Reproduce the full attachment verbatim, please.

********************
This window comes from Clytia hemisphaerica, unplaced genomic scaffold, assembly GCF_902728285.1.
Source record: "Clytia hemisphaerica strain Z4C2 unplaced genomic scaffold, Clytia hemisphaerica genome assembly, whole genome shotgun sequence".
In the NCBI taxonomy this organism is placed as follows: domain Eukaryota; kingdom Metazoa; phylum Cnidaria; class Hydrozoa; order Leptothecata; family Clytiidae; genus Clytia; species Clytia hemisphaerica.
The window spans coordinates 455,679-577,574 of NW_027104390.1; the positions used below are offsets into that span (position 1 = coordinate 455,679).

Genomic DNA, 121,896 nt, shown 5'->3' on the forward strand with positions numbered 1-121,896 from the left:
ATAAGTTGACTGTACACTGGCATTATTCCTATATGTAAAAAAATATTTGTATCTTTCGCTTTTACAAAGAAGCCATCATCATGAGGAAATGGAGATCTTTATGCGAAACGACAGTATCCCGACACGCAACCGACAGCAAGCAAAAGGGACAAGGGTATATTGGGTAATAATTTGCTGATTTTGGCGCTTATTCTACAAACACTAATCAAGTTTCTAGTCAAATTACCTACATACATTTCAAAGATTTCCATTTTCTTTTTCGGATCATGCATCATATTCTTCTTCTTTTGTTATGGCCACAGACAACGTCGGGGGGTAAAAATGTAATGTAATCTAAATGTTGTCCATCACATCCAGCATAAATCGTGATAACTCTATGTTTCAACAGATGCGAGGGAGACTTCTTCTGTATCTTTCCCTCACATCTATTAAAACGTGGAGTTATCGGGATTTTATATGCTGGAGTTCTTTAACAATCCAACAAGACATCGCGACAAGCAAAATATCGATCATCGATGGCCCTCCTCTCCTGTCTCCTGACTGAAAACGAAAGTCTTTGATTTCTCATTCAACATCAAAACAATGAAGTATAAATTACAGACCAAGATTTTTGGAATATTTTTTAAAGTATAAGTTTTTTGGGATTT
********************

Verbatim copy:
This window comes from Clytia hemisphaerica, unplaced genomic scaffold, assembly GCF_902728285.1.
Source record: "Clytia hemisphaerica strain Z4C2 unplaced genomic scaffold, Clytia hemisphaerica genome assembly, whole genome shotgun sequence".
In the NCBI taxonomy this organism is placed as follows: domain Eukaryota; kingdom Metazoa; phylum Cnidaria; class Hydrozoa; order Leptothecata; family Clytiidae; genus Clytia; species Clytia hemisphaerica.
The window spans coordinates 455,679-577,574 of NW_027104390.1; the positions used below are offsets into that span (position 1 = coordinate 455,679).

Genomic DNA, 121,896 nt, shown 5'->3' on the forward strand with positions numbered 1-121,896 from the left:
ATAAGTTGACTGTACACTGGCATTATTCCTATATGTAAAAAAATATTTGTATCTTTCGCTTTTACAAAGAAGCCATCATCATGAGGAAATGGAGATCTTTATGCGAAACGACAGTATCCCGACACGCAACCGACAGCAAGCAAAAGGGACAAGGGTATATTGGGTAATAATTTGCTGATTTTGGCGCTTATTCTACAAACACTAATCAAGTTTCTAGTCAAATTACCTACATACATTTCAAAGATTTCCATTTTCTTTTTCGGATCATGCATCATATTCTTCTTCTTTTGTTATGGCCACAGACAACGTCGGGGGGTAAAAATGTAATGTAATCTAAATGTTGTCCATCACATCCAGCATAAATCGTGATAACTCTATGTTTCAACAGATGCGAGGGAGACTTCTTCTGTATCTTTCCCTCACATCTATTAAAACGTGGAGTTATCGGGATTTTATATGCTGGAGTTCTTTAACAATCCAACAAGACATCGCGACAAGCAAAATATCGATCATCGATGGCCCTCCTCTCCTGTCTCCTGACTGAAAACGAAAGTCTTTGATTTCTCATTCAACATCAAAACAATGAAGTATAAATTACAGACCAAGATTTTTGGAATATTTTTTAAAGTATAAGTTTTTTGGGATTT